This was a real pleasure to read. I’ve also seen the BBC miniseries of it, and I’d recommend that, too, for a select audience. Please note that neither I nor the BBC bothered with the last book of the trilogy…if you’d seen the end of Ghormenghast, the second novel, you’d understand.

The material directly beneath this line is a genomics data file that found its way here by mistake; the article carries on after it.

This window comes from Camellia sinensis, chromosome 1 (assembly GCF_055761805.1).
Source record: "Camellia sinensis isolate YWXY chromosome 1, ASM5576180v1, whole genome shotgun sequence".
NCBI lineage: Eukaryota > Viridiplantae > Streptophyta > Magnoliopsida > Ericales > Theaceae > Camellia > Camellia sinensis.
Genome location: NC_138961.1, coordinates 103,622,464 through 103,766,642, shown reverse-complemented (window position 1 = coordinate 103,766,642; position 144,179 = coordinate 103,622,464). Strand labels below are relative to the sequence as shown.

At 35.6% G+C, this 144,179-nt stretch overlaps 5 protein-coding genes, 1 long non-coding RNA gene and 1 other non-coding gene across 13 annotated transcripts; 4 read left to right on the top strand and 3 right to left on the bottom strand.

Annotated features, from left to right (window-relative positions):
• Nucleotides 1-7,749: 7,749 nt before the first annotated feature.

Have you ever heard of these books? No? Have you ever heard of Stephen King? It seems pretty obvious to me that S.K. has heard of Ghormenghast; I’ll have to ask him the next time I see him. The series was written after WWII, the same era as 1984 and The Lord of the Rings. It reads like a scathing criticism of European culture pre-WWII set in a fairy-tale kingdom, written with consciously and tastily purple prose and tongue in cheek names (Flay, Swelter, Prunesquallor, Steerpike, Groan, etc.). I believe this is the original story–or at least the archetypal story–about disfunctional families, and disfuntional cultures. I can’t say just how much of an understatement that is. The author, Mervyn Peake, is also an illustrator, and the edition that I read had sketches of some of the characters in it. His powers of description were merely amazing until I saw the sketches of the characters: the sketches were exactly what I’d imagined. Yes, the guy described them that well.